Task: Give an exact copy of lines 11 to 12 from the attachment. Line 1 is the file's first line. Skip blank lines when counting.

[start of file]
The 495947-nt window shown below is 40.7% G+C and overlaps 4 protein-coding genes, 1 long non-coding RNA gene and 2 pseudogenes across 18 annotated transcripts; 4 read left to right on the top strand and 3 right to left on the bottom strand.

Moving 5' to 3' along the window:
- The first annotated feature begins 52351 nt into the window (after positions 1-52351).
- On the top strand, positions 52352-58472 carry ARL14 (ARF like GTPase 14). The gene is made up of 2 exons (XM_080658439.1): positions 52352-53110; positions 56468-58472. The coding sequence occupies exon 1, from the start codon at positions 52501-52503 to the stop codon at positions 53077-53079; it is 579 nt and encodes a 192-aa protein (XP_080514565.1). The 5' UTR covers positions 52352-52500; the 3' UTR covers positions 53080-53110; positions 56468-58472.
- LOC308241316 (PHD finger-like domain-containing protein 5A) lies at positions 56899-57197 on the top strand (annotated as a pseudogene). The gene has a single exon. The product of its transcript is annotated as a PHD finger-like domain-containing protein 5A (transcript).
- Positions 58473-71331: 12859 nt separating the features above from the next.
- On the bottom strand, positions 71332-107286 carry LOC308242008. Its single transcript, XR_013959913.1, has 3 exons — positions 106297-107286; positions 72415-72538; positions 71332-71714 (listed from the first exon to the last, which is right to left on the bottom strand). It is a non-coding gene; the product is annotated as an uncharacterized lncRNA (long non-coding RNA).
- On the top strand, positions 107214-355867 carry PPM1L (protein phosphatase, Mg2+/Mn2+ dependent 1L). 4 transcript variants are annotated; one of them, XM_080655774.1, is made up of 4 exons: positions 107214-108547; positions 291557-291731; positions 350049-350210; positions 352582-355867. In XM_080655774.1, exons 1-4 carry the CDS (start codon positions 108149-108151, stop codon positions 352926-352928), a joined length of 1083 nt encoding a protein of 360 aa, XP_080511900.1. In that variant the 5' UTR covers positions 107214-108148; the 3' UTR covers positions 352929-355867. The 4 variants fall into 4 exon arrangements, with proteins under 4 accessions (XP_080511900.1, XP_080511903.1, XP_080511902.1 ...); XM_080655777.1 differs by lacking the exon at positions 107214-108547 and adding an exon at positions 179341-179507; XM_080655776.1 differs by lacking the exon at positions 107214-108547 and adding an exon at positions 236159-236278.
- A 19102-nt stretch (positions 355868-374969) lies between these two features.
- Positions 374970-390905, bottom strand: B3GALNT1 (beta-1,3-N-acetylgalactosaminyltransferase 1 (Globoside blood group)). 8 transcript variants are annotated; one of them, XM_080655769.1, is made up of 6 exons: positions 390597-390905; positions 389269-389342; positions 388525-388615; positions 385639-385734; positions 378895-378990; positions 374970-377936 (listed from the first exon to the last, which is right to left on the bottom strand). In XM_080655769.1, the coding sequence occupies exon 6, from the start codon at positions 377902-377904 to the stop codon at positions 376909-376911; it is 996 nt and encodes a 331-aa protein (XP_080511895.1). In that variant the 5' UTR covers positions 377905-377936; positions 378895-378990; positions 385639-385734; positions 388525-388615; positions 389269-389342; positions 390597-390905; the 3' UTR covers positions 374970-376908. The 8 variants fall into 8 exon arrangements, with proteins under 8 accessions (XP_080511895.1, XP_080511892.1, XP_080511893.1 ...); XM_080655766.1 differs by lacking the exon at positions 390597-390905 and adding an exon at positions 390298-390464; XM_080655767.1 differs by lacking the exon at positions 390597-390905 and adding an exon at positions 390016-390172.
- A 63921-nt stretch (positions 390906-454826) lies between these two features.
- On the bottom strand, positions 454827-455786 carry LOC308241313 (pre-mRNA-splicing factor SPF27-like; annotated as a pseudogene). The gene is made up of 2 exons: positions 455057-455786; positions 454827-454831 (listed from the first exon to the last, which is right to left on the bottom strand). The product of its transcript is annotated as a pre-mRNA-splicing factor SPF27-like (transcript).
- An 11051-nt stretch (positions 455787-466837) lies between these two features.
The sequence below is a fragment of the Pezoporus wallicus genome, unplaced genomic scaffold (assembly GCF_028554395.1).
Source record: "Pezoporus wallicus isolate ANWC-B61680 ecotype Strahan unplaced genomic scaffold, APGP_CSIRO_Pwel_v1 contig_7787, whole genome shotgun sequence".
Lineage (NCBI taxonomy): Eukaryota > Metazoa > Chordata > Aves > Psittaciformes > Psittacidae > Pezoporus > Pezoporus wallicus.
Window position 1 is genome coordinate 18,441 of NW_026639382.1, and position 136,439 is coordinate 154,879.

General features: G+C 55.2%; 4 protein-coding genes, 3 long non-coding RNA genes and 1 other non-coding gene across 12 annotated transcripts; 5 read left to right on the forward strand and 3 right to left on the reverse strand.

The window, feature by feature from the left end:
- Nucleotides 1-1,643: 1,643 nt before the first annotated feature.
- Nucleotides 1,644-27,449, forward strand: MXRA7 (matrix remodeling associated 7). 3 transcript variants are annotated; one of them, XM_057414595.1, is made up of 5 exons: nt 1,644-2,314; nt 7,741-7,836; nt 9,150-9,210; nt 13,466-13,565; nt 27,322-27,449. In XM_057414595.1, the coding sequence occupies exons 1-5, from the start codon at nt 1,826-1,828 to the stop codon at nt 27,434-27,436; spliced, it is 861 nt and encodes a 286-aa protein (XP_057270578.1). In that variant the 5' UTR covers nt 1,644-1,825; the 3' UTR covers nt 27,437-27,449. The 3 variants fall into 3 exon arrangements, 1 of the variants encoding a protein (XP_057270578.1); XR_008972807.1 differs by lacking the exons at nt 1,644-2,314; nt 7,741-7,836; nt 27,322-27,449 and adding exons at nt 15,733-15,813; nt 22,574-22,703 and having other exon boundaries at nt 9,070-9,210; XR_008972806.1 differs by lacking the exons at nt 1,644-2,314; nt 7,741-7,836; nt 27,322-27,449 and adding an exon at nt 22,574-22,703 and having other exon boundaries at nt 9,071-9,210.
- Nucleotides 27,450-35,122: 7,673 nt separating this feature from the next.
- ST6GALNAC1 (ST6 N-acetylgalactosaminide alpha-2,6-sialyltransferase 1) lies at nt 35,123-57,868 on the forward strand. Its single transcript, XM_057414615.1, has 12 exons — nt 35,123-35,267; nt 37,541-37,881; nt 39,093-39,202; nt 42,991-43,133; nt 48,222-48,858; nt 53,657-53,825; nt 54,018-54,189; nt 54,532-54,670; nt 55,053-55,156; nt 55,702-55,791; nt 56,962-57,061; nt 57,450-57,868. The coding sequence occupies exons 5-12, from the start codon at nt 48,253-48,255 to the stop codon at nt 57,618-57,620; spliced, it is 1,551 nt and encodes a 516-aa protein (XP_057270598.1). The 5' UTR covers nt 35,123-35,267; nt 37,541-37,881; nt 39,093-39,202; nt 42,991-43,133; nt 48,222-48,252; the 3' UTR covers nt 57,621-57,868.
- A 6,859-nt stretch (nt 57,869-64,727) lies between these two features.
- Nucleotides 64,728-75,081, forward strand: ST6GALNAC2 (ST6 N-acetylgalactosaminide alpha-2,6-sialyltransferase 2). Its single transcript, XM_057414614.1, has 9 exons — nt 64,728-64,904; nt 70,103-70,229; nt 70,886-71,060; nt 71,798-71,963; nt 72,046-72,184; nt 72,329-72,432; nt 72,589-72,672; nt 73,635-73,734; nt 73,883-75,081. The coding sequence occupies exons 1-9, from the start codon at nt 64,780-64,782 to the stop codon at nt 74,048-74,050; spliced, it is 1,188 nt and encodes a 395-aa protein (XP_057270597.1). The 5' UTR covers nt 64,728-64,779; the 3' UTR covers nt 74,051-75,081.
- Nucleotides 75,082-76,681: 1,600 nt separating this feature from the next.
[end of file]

- A 63921-nt stretch (positions 390906-454826) lies between these two features.
- On the bottom strand, positions 454827-455786 carry LOC308241313 (pre-mRNA-splicing factor SPF27-like; annotated as a pseudogene). The gene is made up of 2 exons: positions 455057-455786; positions 454827-454831 (listed from the first exon to the last, which is right to left on the bottom strand). The product of its transcript is annotated as a pre-mRNA-splicing factor SPF27-like (transcript).